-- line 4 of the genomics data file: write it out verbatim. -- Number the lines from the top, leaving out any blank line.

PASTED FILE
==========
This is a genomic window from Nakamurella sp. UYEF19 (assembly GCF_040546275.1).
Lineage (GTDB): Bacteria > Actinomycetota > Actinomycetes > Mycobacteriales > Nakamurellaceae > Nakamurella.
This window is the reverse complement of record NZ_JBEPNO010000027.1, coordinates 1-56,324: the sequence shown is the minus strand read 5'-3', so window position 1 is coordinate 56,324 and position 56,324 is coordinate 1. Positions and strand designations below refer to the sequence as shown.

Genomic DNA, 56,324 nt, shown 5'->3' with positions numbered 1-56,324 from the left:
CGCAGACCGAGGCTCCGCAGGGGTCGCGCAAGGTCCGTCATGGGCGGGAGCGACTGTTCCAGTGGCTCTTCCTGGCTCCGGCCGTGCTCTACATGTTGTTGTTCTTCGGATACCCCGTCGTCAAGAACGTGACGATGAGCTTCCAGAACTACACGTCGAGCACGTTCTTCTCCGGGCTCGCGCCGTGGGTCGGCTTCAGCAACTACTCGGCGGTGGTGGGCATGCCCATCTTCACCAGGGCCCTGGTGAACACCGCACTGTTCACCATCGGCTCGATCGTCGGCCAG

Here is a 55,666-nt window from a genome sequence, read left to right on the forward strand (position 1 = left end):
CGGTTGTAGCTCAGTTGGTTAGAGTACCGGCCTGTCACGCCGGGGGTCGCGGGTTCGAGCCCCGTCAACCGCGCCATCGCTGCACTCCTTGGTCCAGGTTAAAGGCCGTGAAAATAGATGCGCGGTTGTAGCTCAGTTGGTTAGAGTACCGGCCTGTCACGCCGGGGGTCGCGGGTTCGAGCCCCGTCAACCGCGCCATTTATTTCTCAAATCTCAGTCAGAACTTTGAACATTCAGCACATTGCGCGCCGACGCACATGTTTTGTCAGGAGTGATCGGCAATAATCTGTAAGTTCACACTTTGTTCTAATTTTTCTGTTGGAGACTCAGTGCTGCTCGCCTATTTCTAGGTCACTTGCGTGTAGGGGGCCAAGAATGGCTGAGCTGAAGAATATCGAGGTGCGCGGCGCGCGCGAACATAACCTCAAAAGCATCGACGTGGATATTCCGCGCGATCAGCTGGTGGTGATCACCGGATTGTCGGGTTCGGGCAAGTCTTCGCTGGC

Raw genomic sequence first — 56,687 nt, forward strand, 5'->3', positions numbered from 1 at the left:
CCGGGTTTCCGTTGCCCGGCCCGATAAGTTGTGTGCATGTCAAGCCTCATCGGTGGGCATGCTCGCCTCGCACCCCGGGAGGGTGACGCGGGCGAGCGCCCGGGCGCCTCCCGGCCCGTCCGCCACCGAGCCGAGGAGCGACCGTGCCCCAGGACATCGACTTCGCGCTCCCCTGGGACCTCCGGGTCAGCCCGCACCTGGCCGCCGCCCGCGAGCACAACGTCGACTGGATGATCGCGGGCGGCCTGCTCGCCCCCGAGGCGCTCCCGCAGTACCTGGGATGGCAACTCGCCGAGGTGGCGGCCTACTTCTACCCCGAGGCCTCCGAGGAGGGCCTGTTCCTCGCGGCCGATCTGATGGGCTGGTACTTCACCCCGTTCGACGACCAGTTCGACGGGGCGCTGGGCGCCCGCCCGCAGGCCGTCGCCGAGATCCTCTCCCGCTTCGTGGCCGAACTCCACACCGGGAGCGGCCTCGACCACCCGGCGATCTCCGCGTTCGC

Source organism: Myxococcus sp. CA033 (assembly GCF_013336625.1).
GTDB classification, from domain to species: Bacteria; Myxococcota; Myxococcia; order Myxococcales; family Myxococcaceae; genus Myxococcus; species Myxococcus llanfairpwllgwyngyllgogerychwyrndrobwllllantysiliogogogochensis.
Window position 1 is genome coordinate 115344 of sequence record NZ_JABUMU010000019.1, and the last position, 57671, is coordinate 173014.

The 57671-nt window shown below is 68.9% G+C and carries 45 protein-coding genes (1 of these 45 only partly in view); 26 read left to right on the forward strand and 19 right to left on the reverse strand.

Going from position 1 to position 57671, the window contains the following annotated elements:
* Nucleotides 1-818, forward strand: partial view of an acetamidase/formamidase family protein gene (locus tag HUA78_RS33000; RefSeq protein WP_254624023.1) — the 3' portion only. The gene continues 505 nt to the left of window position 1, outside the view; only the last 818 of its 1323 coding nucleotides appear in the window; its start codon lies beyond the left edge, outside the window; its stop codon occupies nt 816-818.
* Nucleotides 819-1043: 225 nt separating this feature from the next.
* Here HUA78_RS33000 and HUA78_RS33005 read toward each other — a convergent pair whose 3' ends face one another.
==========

Genomic DNA, 56,324 nt, shown 5'->3' with positions numbered 1-56,324 from the left: